Because I've been mooching off my partner for years I'm just building my trad rack. Here's the protection I've chosen for my "starter rack"

5 - BD C4 Camalots (.5 - 3)
12 - BD Stoppers (2 - 13)
4 - CAMP tri-cams (.5 - 2)
5 - WC Rockcentrics (5 - 9)

The stoppers I already had from several years ago when I bought my sport climbing stuff, but I bought the rest of the rack for about $370. I know the #2 is for aid only, so I don't intend to use is because I don't do any aid climbing. I figure I'll work with this for a while and buy additionl gear as I need it.

(This post was edited by tytonic on Oct 18, 2007, 11:19 AM)


flint


Oct 18, 2007, 1:37 AM
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tytonic wrote:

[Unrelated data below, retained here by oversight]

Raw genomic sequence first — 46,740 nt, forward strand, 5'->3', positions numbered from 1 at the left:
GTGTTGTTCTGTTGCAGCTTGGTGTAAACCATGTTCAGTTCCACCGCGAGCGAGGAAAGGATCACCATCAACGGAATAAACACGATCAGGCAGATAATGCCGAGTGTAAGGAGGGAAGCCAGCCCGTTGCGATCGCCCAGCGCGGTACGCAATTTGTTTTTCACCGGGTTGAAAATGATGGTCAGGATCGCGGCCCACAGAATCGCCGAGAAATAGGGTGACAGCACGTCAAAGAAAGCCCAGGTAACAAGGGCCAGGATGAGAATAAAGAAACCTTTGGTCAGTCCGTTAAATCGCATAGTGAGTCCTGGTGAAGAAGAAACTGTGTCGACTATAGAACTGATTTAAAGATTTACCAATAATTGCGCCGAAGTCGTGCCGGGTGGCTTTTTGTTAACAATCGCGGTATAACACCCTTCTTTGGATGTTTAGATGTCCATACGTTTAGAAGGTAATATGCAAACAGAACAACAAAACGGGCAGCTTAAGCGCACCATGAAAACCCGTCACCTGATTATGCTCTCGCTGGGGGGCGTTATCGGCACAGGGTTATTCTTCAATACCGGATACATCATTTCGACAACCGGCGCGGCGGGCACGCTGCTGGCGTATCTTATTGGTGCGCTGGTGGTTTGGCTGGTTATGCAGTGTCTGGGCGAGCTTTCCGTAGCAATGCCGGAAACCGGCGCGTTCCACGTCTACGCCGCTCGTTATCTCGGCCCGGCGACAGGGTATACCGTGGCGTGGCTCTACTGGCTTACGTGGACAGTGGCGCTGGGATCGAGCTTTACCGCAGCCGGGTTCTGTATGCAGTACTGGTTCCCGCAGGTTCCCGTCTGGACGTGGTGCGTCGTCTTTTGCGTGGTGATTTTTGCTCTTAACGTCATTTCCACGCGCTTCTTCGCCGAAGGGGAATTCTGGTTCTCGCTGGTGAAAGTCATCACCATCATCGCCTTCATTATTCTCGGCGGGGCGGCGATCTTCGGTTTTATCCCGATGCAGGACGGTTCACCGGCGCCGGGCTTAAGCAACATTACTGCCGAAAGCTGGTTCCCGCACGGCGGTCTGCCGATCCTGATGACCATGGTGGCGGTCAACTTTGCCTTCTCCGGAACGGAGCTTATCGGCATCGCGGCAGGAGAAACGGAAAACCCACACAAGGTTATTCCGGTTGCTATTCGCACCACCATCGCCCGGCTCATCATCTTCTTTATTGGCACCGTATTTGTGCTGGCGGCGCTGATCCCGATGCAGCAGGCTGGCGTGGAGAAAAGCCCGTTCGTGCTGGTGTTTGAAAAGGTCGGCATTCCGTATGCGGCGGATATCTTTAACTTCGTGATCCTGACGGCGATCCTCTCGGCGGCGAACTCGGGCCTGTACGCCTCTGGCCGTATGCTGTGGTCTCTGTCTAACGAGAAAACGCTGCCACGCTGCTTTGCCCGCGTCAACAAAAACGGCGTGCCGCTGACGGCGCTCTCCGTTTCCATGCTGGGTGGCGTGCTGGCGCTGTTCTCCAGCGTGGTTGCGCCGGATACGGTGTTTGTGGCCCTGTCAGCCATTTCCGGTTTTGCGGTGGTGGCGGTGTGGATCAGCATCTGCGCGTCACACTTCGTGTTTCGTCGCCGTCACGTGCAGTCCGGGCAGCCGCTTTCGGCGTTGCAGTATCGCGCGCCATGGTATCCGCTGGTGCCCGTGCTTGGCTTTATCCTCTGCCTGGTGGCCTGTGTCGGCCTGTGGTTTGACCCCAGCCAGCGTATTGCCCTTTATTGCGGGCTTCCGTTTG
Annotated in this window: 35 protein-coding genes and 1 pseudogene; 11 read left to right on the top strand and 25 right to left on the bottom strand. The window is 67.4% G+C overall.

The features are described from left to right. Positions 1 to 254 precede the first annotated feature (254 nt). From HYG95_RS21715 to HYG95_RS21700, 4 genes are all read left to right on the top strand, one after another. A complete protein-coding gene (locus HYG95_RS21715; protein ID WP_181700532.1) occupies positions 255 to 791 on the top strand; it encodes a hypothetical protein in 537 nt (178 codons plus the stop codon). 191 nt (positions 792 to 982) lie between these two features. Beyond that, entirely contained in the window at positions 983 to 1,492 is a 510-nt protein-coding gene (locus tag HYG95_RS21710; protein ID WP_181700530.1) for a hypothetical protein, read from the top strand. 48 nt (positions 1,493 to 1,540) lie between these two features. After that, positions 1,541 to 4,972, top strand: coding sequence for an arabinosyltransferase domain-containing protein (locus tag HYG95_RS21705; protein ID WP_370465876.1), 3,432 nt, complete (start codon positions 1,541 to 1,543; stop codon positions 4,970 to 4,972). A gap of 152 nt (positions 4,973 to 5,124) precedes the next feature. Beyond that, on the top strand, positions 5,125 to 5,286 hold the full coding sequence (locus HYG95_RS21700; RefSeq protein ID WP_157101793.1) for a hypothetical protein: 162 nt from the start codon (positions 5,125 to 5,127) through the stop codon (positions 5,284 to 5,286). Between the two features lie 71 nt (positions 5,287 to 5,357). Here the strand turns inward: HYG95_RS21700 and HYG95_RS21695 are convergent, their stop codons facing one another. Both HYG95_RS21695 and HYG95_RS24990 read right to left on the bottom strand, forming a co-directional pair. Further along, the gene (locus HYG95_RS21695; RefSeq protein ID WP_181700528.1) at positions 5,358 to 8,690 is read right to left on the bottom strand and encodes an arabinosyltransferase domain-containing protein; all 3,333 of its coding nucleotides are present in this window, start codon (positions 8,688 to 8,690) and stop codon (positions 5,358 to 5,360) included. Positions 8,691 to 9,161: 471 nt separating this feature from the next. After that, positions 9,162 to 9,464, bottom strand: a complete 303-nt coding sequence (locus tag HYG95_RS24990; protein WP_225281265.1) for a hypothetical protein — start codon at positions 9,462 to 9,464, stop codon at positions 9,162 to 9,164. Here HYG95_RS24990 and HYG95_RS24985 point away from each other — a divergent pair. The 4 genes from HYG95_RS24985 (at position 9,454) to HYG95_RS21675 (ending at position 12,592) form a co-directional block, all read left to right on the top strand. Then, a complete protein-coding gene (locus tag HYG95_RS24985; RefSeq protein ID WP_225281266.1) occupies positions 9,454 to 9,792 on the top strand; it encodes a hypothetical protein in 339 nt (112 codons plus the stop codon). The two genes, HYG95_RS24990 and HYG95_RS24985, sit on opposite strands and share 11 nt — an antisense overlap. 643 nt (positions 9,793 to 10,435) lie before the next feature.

For some reason people like to remind you to do a search. Having searched this topic recently I can tell you the reason seachers don't work is because rather than giving a nice consise answer to the question being asked people begin debating other topics like the relative cost of climbing. If you want to do that, start your own therad. Now to the question at hand.

Because I've been mooching off my partner for years I'm just building my trad rack. Here's the protection I've chosen for my "starter rack"

5 - BD C4 Camalots (.5 - 3)
12 - BD Stoppers (2 - 13)
4 - CAMP tri-cams (.5 - 2)
5 - WC Rockcentrics (5 - 9)

The stoppers I already had from several years ago when I bought my sport climbing stuff, but I bought the rest of the rack for about $370. I know the #@ is for aid only, so I don't intend to use is because I don't do any aid climbing. I figure I'll work with this for a while and buy additionl gear as I need it.

You fogot your 15 alpine draws... 2- 240cm slings... 9 racking biners (ovals)... extra 2 lockers... helmet... 6 lose biners... 2 purssic loops... nut tool... and some other stuff... so lets add another $250